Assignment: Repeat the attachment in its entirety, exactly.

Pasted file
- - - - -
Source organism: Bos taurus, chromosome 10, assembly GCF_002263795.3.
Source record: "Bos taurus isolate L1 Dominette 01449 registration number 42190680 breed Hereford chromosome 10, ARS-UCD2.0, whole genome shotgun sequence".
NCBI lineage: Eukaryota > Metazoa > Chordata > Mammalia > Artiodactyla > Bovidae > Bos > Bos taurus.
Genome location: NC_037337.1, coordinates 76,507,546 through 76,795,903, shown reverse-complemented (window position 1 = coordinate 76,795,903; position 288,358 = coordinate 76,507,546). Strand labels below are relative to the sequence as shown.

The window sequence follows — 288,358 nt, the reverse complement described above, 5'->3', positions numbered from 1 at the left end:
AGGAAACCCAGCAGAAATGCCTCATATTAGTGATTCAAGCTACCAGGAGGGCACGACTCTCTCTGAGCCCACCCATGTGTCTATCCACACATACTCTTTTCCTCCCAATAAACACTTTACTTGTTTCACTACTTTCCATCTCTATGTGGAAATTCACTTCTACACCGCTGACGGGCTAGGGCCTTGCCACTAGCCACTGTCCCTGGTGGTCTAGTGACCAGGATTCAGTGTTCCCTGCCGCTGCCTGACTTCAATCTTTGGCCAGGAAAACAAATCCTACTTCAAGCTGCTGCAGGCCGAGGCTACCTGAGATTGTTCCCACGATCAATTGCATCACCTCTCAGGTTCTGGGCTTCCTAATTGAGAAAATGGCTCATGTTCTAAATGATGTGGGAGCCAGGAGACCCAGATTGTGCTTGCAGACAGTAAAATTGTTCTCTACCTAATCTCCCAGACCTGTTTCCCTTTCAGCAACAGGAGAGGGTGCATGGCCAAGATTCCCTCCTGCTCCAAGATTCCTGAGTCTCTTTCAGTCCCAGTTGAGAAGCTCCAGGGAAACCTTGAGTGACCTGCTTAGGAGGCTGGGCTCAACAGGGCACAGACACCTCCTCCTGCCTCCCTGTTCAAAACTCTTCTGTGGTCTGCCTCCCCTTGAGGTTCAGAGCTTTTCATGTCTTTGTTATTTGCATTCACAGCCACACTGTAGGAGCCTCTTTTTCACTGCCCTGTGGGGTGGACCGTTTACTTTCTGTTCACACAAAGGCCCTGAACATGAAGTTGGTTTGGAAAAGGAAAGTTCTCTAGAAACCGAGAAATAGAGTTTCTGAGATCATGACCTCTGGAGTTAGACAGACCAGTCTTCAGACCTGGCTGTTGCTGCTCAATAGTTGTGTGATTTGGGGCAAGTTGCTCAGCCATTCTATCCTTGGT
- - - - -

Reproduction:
Source organism: Bos taurus, chromosome 10, assembly GCF_002263795.3.
Source record: "Bos taurus isolate L1 Dominette 01449 registration number 42190680 breed Hereford chromosome 10, ARS-UCD2.0, whole genome shotgun sequence".
NCBI lineage: Eukaryota > Metazoa > Chordata > Mammalia > Artiodactyla > Bovidae > Bos > Bos taurus.
Genome location: NC_037337.1, coordinates 76,507,546 through 76,795,903, shown reverse-complemented (window position 1 = coordinate 76,795,903; position 288,358 = coordinate 76,507,546). Strand labels below are relative to the sequence as shown.

The window sequence follows — 288,358 nt, the reverse complement described above, 5'->3', positions numbered from 1 at the left end:
AGGAAACCCAGCAGAAATGCCTCATATTAGTGATTCAAGCTACCAGGAGGGCACGACTCTCTCTGAGCCCACCCATGTGTCTATCCACACATACTCTTTTCCTCCCAATAAACACTTTACTTGTTTCACTACTTTCCATCTCTATGTGGAAATTCACTTCTACACCGCTGACGGGCTAGGGCCTTGCCACTAGCCACTGTCCCTGGTGGTCTAGTGACCAGGATTCAGTGTTCCCTGCCGCTGCCTGACTTCAATCTTTGGCCAGGAAAACAAATCCTACTTCAAGCTGCTGCAGGCCGAGGCTACCTGAGATTGTTCCCACGATCAATTGCATCACCTCTCAGGTTCTGGGCTTCCTAATTGAGAAAATGGCTCATGTTCTAAATGATGTGGGAGCCAGGAGACCCAGATTGTGCTTGCAGACAGTAAAATTGTTCTCTACCTAATCTCCCAGACCTGTTTCCCTTTCAGCAACAGGAGAGGGTGCATGGCCAAGATTCCCTCCTGCTCCAAGATTCCTGAGTCTCTTTCAGTCCCAGTTGAGAAGCTCCAGGGAAACCTTGAGTGACCTGCTTAGGAGGCTGGGCTCAACAGGGCACAGACACCTCCTCCTGCCTCCCTGTTCAAAACTCTTCTGTGGTCTGCCTCCCCTTGAGGTTCAGAGCTTTTCATGTCTTTGTTATTTGCATTCACAGCCACACTGTAGGAGCCTCTTTTTCACTGCCCTGTGGGGTGGACCGTTTACTTTCTGTTCACACAAAGGCCCTGAACATGAAGTTGGTTTGGAAAAGGAAAGTTCTCTAGAAACCGAGAAATAGAGTTTCTGAGATCATGACCTCTGGAGTTAGACAGACCAGTCTTCAGACCTGGCTGTTGCTGCTCAATAGTTGTGTGATTTGGGGCAAGTTGCTCAGCCATTCTATCCTTGGT